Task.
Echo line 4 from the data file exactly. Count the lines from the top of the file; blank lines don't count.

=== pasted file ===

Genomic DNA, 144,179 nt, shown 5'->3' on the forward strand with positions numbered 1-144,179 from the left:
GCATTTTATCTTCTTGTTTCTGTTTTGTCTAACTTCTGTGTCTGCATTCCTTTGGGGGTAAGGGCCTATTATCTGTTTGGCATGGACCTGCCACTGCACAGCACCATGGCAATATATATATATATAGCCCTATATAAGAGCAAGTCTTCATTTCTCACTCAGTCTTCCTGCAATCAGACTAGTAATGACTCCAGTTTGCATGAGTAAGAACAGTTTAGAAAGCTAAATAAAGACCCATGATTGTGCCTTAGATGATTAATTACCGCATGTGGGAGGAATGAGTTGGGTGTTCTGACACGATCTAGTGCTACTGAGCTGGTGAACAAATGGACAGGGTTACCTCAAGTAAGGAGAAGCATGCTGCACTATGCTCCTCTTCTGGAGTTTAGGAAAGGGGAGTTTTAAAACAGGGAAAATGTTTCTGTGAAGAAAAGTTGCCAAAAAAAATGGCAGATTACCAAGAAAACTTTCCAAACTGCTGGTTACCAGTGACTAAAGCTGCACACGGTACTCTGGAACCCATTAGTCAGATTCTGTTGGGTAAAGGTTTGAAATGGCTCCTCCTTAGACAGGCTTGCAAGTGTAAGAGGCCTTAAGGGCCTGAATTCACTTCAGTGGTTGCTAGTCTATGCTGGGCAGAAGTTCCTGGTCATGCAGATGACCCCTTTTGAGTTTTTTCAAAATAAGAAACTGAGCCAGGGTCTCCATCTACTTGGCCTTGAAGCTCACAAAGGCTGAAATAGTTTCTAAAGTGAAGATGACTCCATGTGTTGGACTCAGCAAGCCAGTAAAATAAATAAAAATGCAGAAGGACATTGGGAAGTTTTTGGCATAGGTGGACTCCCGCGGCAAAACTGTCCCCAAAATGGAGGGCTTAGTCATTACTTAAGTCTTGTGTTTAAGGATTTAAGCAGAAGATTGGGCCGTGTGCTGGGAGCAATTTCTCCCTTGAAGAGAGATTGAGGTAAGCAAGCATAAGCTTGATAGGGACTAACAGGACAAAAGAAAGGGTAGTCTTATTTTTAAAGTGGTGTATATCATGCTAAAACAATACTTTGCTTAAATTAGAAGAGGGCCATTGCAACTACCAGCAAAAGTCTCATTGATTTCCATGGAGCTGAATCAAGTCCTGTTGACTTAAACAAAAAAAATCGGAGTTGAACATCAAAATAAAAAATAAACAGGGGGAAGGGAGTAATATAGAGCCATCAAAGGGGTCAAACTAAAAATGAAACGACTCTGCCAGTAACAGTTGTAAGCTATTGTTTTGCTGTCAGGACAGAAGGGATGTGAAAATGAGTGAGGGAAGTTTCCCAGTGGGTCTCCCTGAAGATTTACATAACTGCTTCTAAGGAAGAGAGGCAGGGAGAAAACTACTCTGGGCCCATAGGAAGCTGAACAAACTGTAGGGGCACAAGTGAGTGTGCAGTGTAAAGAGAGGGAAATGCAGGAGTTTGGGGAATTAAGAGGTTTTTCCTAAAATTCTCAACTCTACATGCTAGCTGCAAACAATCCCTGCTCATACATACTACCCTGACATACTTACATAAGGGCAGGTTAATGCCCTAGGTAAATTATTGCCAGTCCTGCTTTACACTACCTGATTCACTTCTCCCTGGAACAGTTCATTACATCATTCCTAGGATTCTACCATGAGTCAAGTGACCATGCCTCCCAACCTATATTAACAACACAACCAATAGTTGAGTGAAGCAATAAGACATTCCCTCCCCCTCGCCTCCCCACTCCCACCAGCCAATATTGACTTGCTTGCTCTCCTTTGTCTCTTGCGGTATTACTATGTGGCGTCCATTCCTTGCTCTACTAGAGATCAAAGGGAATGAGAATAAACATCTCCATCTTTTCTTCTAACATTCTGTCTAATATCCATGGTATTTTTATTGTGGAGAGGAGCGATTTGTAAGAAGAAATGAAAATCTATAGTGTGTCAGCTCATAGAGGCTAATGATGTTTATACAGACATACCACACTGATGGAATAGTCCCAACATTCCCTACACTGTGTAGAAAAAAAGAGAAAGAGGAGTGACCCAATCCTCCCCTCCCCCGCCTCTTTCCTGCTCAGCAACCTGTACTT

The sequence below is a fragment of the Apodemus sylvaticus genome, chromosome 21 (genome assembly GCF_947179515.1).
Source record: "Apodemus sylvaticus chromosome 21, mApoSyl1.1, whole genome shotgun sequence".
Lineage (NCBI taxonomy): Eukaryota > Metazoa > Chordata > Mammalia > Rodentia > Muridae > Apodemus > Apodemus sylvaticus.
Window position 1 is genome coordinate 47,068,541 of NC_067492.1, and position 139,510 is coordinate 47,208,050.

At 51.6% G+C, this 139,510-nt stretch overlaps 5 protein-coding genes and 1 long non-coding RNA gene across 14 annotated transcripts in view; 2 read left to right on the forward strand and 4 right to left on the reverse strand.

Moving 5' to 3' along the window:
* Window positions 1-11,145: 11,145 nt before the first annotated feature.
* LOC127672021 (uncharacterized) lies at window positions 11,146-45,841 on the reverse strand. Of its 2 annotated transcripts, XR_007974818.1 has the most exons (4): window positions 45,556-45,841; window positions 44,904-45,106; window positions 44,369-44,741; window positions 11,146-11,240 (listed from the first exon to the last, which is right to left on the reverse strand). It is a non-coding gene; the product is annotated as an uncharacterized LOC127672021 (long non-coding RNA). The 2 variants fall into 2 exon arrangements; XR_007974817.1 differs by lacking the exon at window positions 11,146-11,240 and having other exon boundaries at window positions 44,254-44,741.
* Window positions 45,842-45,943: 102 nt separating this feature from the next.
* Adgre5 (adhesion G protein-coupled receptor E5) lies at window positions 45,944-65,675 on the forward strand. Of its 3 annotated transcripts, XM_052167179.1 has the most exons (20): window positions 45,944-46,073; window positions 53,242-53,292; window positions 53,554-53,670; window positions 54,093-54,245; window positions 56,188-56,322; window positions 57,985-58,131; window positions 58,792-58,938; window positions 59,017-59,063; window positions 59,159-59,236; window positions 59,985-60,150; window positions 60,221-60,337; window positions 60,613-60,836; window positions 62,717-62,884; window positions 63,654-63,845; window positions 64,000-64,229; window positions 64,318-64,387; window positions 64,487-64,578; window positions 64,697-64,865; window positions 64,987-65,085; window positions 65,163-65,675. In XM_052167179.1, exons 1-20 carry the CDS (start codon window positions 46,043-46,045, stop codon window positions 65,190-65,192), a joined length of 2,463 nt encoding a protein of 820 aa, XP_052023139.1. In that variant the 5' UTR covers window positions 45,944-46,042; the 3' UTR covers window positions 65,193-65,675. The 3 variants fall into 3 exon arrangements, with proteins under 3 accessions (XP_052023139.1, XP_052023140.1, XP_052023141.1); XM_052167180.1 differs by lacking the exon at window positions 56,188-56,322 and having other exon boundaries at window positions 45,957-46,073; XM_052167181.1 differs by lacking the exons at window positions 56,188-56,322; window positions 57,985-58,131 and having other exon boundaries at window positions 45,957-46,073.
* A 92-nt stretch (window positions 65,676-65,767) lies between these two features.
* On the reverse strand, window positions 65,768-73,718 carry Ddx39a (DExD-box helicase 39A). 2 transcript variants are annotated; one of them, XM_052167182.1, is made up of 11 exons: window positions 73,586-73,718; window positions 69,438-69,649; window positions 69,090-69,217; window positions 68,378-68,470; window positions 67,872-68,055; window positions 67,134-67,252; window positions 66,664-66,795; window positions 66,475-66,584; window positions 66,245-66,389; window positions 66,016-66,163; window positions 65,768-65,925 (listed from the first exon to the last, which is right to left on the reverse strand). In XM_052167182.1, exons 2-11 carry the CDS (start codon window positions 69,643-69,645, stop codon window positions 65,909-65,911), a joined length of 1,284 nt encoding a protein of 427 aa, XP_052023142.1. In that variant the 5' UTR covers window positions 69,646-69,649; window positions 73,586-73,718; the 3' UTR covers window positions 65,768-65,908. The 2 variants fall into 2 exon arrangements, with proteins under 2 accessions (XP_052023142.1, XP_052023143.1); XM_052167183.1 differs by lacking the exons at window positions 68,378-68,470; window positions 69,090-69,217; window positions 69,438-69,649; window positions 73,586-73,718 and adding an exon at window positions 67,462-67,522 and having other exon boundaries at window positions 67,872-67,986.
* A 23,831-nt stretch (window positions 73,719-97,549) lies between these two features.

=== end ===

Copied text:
Source record: "Apodemus sylvaticus chromosome 21, mApoSyl1.1, whole genome shotgun sequence".